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Policy Paper

California U.S. Senate Candidate Spending Analysis – Carly Fiorina

October 22, 2010

Total Net Spending Agenda: -$154.796 billion (savings)

Economy, Transportation, and Infrastructure: Unknown

A. Free Trade Agreements:

“… Carly will support and vote to approve the United States’ free trade agreements with South Korea and Colombia, as well as the Panama Trade Promotion Agreement…”

Cost: Unknown.

Note: The primary impact of free trade bills is generally on federal revenues. Depending on the terms of the agreement, there may be some outlays as well. For example, the Congressional Budget Office (CBO) projects that H.R. 3688, the United States-Peru Trade Promotion Agreement Implementation Act (110th Congress), “would reduce revenues by $20 million in 2008, increase revenues by $292 million over the 2008-2012 period, and reduce revenues by $423 million over the 2008-2017 period. CBO estimates that enacting H.R. 3688 also would increase direct spending by $4 million in 2008 and by $27 million over the 2008-2012 period, and reduce direct spending by $443 million over the 2008-2017 period. Further, CBO estimates that implementing the legislation would result in new discretionary spending of less than $500,000 per year, assuming the availability of appropriated funds.”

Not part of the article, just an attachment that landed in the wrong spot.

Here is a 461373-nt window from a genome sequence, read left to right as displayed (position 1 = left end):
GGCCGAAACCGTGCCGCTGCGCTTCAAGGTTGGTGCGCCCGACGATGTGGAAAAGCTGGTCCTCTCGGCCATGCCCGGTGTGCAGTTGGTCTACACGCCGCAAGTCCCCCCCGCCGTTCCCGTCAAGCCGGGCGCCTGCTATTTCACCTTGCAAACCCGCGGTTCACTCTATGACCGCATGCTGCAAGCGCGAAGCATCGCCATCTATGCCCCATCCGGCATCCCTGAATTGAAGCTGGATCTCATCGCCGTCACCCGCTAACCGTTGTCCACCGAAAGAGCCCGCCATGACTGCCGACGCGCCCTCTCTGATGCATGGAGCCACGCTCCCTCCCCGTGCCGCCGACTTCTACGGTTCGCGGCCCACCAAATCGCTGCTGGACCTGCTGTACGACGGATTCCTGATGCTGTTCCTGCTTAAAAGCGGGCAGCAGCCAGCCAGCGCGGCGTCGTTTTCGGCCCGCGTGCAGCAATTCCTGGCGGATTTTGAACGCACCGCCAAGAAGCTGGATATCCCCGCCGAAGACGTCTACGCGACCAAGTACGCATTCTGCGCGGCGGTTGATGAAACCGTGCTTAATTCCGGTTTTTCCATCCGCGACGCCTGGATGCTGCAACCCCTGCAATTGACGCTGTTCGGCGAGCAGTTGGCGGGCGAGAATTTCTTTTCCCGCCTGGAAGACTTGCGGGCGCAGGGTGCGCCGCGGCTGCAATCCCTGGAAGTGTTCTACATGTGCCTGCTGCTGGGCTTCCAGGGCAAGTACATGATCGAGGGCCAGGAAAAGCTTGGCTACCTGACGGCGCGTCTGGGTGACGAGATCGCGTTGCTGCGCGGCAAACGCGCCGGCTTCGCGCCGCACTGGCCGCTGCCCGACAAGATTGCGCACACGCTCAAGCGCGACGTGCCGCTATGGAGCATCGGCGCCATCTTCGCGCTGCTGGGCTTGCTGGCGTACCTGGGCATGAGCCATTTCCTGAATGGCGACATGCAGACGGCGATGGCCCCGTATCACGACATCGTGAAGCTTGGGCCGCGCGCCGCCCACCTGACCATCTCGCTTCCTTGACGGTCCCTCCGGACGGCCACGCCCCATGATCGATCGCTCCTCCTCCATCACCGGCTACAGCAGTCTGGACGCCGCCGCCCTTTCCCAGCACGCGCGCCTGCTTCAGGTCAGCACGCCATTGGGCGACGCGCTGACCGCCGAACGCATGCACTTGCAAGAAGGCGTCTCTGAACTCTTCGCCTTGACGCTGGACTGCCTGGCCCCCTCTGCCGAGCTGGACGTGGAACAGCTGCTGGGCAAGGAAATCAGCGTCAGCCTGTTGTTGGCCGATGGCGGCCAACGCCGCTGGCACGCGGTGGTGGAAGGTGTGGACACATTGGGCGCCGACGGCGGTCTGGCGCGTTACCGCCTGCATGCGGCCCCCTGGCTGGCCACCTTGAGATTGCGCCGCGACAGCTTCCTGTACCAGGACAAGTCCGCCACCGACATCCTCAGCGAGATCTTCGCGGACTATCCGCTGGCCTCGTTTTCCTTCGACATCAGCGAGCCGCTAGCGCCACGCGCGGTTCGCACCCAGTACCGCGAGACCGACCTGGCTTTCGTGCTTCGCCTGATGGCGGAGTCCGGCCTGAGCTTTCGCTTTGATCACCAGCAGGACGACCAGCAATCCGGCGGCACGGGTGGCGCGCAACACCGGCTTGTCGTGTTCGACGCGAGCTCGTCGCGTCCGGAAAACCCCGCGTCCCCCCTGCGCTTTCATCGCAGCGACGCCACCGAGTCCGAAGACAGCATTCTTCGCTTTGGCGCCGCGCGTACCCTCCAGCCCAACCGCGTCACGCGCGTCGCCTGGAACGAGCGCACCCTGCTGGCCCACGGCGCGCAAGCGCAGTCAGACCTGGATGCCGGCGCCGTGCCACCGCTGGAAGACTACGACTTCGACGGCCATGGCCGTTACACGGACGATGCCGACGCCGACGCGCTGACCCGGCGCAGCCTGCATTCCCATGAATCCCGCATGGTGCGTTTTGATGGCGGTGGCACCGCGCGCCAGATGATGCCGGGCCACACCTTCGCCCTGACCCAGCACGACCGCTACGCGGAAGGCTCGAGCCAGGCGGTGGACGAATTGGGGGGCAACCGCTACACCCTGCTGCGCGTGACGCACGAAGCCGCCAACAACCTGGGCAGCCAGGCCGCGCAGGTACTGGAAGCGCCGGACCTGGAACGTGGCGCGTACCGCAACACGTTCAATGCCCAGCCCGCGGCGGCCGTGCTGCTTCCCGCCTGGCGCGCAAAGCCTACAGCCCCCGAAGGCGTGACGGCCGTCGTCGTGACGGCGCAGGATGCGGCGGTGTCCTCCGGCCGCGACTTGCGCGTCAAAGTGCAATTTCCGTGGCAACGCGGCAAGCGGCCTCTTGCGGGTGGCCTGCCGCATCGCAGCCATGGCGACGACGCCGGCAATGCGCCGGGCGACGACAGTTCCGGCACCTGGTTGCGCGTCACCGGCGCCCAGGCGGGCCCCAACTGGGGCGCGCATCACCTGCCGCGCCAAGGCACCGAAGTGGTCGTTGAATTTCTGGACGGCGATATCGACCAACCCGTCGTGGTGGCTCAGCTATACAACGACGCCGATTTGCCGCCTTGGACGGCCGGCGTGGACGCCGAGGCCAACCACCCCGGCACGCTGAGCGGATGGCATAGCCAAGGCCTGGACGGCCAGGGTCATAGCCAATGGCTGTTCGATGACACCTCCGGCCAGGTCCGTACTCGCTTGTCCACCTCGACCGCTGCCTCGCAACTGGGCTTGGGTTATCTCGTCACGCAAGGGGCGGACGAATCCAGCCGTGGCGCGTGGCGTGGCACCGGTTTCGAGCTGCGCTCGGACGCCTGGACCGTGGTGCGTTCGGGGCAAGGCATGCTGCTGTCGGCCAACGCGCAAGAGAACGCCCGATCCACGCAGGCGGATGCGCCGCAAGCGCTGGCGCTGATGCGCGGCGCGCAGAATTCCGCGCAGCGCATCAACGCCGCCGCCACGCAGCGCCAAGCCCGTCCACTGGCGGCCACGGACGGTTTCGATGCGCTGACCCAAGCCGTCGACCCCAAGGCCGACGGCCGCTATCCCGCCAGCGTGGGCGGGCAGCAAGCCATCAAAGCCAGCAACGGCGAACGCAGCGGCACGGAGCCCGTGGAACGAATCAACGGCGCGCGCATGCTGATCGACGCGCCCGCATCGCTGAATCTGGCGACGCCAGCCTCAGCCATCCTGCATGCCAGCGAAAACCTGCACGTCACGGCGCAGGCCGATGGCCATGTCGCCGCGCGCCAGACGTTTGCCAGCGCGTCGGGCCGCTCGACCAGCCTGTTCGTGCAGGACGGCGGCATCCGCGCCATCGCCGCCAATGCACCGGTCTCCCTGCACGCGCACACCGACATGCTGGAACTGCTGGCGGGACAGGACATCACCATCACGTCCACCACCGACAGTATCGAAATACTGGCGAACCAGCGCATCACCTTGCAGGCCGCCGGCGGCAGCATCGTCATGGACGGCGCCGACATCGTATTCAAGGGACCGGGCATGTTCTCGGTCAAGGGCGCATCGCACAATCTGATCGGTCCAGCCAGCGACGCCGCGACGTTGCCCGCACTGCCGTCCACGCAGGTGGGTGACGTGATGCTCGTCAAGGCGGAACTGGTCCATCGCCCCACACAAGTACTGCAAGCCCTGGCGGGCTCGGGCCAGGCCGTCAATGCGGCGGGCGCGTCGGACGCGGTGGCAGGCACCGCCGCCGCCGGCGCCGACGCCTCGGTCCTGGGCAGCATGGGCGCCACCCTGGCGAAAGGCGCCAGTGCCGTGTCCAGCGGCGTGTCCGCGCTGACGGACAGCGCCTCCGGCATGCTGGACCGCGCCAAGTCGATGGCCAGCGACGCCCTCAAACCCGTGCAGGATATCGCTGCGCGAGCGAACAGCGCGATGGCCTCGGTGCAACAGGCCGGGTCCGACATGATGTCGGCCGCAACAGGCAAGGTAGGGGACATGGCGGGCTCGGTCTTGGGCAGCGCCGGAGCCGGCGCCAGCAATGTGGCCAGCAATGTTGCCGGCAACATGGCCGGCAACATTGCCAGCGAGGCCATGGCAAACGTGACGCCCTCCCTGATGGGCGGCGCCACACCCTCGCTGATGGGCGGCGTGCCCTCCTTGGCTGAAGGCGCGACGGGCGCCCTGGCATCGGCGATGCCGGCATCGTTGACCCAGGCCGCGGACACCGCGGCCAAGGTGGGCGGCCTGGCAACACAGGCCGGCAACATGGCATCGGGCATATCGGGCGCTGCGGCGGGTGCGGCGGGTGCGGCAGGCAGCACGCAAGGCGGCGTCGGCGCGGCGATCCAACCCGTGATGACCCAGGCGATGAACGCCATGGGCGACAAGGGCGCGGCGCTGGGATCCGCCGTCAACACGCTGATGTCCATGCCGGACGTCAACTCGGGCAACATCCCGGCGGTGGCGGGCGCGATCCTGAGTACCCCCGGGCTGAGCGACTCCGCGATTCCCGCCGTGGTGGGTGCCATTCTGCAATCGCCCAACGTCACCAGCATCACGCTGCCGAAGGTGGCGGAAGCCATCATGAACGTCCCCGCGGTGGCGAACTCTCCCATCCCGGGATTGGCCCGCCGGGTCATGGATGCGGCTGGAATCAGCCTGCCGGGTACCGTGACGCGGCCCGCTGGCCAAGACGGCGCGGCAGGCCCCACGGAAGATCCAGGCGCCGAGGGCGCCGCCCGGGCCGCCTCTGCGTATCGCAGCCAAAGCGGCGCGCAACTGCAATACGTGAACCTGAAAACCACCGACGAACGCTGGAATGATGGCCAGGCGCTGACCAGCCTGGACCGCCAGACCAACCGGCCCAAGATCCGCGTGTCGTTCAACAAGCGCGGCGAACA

Education, Science, and Research: $600 million

A. Accountability and Choice:

“Carly will pursue policies that put into place more accountability and choice into education.”

Cost: $600 million (first-year cost).
Source: Related legislation has been introduced in the form of H.R. 4837 (111th Congress), the School Accountability Improvement Act of 2010. The text authorizes $600 million over five years to conduct research and to make grants to states and groups of states for the purpose of developing and implementing standards and assessments in academic subjects for which states are held accountable for making adequate yearly progress under the Elementary and Secondary Education Act of 1965.